Read the full article by Jared Hayes (Environmental Working Group)
“At least five facilities around the U.S. operated by Dow Chemical, 3M and other companies are using very large amounts of the toxic ‘forever chemicals‘ known as PFAS but are likely using a regulatory loophole to avoid reporting their releases of PFAS into the environment.
This means the amount of PFAS being discharged – into the air or water or disposed of in the land – could be much higher than what we already know about. The problem shows the need for stronger Environmental Protection Agency regulation of industrial PFAS uses, and a series of pending rules could help tackle this issue.
The loophole stems from EPA’s Toxics Release Inventory, which requires manufacturers to track and report their management and any releases of 180 different PFAS over 100 pounds per year. A release refers to a chemical’s discharge into to the air or water or placed in a land disposal.
Several of these facilities producing large quantities of PFAS did not report releases during reporting years 2020 and 2021. Three Chemours facilities did not report discharges in 2020 but began doing so in 2021.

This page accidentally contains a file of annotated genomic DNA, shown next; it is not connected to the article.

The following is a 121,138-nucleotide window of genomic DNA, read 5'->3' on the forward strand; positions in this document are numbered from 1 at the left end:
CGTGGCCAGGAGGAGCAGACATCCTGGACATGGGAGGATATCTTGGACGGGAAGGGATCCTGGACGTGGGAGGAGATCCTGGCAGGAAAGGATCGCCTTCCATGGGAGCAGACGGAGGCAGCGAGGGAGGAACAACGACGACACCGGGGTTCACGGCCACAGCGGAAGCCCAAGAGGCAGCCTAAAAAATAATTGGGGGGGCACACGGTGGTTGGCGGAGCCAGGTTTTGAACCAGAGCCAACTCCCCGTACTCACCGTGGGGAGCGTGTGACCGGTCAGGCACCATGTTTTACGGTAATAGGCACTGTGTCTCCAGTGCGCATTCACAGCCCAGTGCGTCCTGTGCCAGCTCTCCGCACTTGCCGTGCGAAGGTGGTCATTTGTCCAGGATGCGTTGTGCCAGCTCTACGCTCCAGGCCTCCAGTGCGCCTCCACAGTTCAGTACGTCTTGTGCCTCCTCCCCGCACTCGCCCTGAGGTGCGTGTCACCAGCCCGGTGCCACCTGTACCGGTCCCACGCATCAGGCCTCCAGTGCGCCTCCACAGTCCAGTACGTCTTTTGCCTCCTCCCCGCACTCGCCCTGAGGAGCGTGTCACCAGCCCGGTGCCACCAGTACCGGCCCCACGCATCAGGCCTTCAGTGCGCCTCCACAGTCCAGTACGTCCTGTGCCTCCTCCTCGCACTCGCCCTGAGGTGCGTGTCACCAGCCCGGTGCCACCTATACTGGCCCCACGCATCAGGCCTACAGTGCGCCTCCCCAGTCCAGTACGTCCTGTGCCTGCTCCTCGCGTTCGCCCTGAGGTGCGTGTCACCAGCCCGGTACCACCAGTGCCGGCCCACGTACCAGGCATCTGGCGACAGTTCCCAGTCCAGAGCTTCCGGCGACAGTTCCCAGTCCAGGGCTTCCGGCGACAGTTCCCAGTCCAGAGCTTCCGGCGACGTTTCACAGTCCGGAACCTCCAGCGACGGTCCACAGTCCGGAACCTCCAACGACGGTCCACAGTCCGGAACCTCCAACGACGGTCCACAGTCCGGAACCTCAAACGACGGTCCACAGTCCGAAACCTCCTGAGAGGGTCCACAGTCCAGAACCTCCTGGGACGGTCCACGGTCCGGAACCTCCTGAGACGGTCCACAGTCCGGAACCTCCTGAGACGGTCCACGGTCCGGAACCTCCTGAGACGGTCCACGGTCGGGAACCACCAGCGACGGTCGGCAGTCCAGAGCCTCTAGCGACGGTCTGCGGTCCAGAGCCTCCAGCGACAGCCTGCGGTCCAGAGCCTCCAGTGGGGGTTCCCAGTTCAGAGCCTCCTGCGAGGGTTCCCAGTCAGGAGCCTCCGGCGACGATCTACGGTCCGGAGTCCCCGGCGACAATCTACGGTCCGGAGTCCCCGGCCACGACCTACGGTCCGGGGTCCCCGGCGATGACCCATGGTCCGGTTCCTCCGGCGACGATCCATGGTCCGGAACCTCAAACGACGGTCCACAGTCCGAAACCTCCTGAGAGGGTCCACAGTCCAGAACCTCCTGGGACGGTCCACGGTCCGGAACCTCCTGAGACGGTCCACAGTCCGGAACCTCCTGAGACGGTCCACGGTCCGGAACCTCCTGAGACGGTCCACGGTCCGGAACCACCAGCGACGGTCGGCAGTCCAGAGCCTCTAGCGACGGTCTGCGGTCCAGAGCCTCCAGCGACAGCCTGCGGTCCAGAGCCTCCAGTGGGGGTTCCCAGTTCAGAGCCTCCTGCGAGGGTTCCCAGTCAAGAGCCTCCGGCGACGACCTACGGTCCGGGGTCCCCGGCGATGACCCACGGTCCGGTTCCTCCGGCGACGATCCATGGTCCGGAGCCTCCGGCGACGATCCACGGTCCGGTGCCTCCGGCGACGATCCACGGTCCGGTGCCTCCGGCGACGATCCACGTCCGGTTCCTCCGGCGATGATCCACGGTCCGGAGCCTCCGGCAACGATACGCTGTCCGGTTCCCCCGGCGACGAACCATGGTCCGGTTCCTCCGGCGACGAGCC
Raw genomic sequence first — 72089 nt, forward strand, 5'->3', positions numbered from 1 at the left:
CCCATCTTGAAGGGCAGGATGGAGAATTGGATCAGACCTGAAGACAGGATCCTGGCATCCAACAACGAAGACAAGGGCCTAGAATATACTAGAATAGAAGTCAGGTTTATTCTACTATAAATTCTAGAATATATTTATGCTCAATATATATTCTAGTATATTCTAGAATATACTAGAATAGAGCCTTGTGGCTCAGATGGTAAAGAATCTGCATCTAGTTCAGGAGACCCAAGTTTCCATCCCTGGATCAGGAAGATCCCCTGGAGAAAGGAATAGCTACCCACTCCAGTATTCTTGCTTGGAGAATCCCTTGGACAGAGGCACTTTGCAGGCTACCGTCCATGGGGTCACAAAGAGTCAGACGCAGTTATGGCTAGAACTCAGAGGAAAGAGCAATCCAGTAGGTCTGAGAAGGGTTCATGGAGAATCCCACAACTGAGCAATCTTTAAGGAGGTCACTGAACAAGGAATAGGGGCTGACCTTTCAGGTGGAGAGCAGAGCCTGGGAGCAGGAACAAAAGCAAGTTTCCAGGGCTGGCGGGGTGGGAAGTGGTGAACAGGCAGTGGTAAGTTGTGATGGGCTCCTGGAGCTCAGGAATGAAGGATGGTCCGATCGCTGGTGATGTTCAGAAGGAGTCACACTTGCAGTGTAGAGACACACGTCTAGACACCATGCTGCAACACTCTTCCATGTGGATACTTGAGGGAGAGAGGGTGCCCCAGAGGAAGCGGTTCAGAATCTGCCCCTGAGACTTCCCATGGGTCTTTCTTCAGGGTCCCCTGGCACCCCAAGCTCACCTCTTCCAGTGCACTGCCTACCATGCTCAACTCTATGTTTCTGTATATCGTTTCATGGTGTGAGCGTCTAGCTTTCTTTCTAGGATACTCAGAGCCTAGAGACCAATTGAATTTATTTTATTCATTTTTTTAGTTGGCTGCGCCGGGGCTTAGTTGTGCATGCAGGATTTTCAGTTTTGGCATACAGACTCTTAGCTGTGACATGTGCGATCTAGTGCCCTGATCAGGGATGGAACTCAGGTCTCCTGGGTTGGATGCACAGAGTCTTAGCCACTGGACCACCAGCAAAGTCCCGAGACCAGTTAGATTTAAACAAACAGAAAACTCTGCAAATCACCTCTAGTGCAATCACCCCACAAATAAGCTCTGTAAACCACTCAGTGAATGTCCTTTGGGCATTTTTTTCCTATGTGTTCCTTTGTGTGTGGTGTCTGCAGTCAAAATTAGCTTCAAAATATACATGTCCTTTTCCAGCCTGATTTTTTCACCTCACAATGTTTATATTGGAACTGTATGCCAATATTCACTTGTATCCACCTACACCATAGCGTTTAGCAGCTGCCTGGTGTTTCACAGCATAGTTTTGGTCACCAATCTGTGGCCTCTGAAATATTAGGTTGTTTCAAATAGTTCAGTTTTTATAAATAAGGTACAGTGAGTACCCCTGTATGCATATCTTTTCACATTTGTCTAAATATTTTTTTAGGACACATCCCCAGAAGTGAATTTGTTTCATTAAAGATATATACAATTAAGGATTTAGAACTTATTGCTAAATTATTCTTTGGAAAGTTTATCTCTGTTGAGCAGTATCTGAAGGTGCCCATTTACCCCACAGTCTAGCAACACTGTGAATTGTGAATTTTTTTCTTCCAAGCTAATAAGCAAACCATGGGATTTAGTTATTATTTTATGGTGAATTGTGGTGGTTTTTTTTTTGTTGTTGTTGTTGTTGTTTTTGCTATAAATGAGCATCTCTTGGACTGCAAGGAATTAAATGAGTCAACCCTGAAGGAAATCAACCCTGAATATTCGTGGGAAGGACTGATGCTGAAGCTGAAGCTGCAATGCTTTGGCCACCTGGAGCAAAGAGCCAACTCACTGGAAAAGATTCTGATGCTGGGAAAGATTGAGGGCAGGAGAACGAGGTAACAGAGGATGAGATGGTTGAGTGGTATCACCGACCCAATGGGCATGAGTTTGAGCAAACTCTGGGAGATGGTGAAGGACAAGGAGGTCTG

Those facilities – operated by Dow Chemical, 3M, Ortec, Innovative Chemical Technologies, and up to three unnamed companies – did report to the EPA using large quantities of PFAS in their manufacturing processes in 2020, through a different rule.
The Chemical Data Reporting rule, or CDR, requires manufacturers and importers to report data on production and use of certain PFAS in volumes of 2,500 pounds or more per year. Although they produced or handled specific PFAS in large volumes, these facilities did not file TRI reports for those PFAS.
According to the EPA, these companies are avoiding their reporting responsibilities under the TRI by exploiting a loophole allowing them not to report if PFAS amounts are negligible, defined as less than 1 percent of a total mixture.
EPA noticed lower-than-expected PFAS reporting in 2021, and contacted facilities that reported to the CDR but did not file TRI reports. All the facilities cited the loophole as the reason for not reporting.” …